The air is still; dead.
This was not always the way of things.
Before, when we would take to the skies, we would black out the sun with the beating of our wings.
That was before you men came. With your guns and your endless sport of extinction.
I think I am the last of my kind to nest in Pigeon Roost Road. The winding trail through bramble and tree and swamp and field was our favorite place in the world. It was safe, food was plentiful, and we called it home.
You gave this place its name because of us. We, the humble passenger pigeon, that never once wronged any one of you. We cleared your skies of the insects that ate your fields and sucked your blood, but you saw fit to hunt us for entertainment and feed us to your poor and enslaved.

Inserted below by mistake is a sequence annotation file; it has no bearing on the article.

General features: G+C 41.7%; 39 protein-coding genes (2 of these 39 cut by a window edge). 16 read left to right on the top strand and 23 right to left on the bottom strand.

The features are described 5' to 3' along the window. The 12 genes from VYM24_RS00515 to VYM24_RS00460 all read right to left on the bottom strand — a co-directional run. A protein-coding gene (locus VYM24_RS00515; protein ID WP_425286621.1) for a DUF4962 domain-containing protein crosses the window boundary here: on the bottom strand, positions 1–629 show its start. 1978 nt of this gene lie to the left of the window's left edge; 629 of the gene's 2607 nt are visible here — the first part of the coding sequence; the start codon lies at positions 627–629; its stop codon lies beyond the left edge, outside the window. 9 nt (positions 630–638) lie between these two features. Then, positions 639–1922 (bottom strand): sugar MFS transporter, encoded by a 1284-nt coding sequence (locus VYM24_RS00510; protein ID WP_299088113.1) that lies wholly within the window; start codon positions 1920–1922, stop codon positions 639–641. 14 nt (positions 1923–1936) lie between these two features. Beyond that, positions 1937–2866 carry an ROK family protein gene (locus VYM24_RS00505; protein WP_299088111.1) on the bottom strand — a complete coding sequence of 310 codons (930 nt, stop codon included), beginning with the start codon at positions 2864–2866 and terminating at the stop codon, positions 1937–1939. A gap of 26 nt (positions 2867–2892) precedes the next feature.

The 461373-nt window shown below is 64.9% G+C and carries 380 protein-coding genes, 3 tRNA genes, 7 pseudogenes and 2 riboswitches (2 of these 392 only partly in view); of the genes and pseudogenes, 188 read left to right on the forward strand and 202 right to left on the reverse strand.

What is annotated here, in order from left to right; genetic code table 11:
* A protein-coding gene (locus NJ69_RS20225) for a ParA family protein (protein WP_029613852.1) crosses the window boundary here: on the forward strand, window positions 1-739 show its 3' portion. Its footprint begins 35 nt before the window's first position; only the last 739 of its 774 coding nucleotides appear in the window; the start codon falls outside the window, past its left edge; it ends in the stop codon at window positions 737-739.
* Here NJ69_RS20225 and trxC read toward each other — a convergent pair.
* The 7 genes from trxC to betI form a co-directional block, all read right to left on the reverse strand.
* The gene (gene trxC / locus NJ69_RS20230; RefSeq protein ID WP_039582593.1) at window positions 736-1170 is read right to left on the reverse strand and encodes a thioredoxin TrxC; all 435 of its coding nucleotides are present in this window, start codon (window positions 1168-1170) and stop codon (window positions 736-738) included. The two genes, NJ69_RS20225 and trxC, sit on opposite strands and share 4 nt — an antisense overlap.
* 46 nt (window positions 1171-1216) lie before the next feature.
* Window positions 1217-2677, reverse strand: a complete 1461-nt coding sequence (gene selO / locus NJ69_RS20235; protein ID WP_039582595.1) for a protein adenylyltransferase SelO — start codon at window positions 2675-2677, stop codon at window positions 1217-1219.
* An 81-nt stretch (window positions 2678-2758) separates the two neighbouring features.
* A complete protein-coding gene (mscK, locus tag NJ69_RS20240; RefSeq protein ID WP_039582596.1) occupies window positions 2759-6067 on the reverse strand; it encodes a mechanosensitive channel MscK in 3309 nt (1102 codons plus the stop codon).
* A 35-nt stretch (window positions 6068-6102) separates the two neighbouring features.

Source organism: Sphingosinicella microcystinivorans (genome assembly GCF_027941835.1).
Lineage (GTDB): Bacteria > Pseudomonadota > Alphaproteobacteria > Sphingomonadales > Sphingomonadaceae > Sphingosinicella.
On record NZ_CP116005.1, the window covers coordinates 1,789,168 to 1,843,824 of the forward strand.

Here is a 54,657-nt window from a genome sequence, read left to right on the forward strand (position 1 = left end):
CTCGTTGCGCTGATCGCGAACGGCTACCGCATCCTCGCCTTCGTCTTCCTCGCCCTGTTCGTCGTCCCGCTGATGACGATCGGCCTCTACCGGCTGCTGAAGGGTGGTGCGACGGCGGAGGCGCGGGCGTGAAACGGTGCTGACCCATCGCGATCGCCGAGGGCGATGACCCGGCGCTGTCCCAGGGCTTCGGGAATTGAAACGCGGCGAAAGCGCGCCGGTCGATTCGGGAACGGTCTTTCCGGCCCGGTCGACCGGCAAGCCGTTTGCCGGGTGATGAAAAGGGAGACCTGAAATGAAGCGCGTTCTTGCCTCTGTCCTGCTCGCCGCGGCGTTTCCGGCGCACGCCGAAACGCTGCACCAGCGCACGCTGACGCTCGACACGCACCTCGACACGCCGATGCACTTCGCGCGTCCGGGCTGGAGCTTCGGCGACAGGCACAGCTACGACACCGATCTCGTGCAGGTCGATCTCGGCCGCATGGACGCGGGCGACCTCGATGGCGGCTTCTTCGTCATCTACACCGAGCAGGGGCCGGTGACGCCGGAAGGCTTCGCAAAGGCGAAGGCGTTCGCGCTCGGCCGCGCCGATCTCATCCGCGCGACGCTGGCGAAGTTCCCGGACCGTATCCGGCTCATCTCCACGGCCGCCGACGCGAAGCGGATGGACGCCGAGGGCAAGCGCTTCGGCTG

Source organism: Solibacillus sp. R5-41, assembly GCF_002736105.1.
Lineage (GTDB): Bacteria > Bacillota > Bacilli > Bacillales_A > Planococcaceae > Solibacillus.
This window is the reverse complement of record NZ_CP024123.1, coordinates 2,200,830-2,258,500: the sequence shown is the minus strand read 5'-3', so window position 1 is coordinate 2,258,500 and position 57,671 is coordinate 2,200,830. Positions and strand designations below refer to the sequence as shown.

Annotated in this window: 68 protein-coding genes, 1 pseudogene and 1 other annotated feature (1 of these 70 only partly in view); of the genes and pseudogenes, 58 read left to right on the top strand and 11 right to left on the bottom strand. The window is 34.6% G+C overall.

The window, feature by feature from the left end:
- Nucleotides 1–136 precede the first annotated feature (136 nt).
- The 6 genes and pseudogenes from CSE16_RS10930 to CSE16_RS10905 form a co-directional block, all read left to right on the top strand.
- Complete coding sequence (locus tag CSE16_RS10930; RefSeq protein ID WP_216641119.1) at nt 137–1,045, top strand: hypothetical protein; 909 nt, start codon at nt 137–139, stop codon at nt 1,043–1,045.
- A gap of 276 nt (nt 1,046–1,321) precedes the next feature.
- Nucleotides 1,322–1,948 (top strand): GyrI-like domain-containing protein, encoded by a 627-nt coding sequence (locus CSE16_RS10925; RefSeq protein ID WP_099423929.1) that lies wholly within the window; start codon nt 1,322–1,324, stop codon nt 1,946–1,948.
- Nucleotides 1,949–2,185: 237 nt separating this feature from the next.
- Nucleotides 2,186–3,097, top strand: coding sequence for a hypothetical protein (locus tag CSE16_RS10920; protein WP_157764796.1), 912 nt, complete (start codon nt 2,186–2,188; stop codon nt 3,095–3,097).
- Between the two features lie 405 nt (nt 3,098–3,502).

There are not words to describe the horrors your kind levied upon mine. Tens of thousands dead in an hour, in every hour of a day. Calling out, hearing nothing but cries of pain in reply.
Now when I call out, no one calls back. And I can hear our end in the silence.
The passenger pigeon is up there with the buffalo and the grey wolf as horrific examples of America’s effect on the natural world. The passenger pigeon used to be the most numerous bird in North America, with flocks numbering into the billions. But, those great flocks made them easy targets for hunters, and the pigeons couldn’t survive without them. Just south of Memphis, near what is now Highway 78, was Pigeon Roost Road, one of the great sheltering spots for the birds. There haven’t been any passenger pigeons there in over a hundred years.